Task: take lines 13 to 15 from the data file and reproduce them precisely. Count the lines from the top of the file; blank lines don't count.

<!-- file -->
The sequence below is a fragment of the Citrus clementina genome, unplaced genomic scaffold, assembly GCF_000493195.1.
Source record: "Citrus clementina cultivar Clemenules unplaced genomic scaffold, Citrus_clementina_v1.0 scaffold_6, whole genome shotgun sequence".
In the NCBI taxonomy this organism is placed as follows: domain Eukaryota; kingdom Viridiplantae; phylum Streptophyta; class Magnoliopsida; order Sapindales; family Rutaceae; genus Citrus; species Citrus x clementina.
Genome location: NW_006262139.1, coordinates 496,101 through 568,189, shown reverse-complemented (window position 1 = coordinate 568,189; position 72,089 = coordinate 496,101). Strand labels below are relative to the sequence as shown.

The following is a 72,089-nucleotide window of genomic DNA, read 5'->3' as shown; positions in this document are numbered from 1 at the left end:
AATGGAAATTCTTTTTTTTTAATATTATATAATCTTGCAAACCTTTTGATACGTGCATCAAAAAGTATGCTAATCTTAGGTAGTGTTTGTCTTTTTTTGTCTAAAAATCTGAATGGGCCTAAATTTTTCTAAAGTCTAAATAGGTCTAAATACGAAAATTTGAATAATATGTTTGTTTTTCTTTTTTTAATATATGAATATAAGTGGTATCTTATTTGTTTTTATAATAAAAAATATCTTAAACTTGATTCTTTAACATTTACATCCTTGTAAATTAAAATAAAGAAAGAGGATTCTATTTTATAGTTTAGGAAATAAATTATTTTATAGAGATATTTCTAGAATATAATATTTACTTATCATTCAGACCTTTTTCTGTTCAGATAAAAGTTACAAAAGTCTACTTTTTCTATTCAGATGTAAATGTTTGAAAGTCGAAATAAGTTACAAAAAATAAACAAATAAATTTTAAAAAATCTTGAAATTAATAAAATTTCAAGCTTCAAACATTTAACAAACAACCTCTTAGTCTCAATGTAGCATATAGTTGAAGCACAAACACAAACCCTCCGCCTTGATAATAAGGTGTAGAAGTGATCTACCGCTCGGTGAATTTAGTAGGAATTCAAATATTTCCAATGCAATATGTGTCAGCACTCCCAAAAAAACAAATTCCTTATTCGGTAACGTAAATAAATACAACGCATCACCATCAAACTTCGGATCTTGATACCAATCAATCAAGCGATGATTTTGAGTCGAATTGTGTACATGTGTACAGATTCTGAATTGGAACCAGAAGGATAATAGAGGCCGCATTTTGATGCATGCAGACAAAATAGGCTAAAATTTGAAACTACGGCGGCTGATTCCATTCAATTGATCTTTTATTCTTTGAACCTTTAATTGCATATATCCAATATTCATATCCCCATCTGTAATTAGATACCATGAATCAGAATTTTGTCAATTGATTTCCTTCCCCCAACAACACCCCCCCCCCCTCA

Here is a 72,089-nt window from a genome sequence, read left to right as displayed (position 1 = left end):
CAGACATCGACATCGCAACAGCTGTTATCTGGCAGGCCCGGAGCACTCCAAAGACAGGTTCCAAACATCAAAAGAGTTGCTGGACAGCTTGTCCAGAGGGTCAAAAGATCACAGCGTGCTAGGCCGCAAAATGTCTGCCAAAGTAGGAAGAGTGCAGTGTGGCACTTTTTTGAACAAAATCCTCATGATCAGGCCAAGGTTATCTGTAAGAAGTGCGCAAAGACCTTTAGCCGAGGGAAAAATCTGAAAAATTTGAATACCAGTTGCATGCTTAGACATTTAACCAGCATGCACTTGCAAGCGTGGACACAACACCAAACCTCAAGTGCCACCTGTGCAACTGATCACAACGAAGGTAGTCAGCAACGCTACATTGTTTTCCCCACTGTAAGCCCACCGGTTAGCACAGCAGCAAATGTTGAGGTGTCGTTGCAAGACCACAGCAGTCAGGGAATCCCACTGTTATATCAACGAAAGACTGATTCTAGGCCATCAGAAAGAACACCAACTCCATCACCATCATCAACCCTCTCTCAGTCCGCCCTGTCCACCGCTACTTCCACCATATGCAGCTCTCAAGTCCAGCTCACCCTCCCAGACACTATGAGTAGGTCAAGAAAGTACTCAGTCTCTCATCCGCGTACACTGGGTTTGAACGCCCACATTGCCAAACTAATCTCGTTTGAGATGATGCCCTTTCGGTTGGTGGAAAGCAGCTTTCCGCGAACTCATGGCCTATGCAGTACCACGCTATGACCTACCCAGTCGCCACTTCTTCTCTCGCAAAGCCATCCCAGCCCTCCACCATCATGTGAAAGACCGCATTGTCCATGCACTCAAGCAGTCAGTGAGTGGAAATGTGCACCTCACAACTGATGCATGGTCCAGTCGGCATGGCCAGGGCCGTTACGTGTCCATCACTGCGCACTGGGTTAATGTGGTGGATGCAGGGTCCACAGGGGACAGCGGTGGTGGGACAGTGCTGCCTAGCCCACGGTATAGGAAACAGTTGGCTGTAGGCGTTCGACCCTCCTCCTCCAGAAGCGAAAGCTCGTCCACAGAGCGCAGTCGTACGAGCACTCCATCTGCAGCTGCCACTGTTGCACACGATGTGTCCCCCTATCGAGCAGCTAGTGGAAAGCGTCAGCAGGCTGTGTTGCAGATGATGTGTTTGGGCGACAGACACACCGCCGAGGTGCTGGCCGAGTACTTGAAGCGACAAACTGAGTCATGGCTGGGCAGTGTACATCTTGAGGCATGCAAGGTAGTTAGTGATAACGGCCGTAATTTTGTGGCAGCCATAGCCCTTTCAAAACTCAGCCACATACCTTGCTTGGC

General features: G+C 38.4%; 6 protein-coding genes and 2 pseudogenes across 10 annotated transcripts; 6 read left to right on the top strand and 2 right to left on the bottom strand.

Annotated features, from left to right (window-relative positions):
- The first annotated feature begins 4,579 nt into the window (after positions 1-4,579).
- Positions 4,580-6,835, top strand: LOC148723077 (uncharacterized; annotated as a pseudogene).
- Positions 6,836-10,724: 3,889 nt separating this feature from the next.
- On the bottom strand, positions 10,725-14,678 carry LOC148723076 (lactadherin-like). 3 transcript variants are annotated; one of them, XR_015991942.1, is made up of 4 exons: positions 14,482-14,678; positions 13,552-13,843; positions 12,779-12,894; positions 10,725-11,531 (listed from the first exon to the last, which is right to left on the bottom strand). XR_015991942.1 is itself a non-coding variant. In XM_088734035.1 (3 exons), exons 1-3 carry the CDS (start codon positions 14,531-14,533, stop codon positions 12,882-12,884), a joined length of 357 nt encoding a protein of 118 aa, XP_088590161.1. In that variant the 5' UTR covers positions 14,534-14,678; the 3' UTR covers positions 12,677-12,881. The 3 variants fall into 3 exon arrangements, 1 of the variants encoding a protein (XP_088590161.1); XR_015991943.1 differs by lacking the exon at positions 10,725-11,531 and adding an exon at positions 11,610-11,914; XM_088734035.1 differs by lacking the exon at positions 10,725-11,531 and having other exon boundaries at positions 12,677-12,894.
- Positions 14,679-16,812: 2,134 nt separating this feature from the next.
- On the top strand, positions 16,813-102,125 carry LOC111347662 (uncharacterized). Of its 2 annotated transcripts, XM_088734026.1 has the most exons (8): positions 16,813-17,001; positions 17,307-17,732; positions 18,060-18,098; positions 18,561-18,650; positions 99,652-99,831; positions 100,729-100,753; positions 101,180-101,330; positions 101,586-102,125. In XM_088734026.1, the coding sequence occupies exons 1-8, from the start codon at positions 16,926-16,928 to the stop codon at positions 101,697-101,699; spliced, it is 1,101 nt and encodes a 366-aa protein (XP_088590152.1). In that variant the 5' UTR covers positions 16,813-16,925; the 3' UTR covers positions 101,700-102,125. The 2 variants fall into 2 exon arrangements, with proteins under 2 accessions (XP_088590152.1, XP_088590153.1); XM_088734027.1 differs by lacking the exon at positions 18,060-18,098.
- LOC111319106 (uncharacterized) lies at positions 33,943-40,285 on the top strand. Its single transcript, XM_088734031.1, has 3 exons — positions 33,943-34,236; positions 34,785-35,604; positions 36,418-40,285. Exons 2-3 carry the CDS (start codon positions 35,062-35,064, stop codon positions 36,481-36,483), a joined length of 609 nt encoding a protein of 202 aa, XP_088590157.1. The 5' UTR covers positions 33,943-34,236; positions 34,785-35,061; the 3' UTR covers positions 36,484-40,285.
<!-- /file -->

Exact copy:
- Positions 6,836-10,724: 3,889 nt separating this feature from the next.
- On the bottom strand, positions 10,725-14,678 carry LOC148723076 (lactadherin-like). 3 transcript variants are annotated; one of them, XR_015991942.1, is made up of 4 exons: positions 14,482-14,678; positions 13,552-13,843; positions 12,779-12,894; positions 10,725-11,531 (listed from the first exon to the last, which is right to left on the bottom strand). XR_015991942.1 is itself a non-coding variant. In XM_088734035.1 (3 exons), exons 1-3 carry the CDS (start codon positions 14,531-14,533, stop codon positions 12,882-12,884), a joined length of 357 nt encoding a protein of 118 aa, XP_088590161.1. In that variant the 5' UTR covers positions 14,534-14,678; the 3' UTR covers positions 12,677-12,881. The 3 variants fall into 3 exon arrangements, 1 of the variants encoding a protein (XP_088590161.1); XR_015991943.1 differs by lacking the exon at positions 10,725-11,531 and adding an exon at positions 11,610-11,914; XM_088734035.1 differs by lacking the exon at positions 10,725-11,531 and having other exon boundaries at positions 12,677-12,894.
- Positions 14,679-16,812: 2,134 nt separating this feature from the next.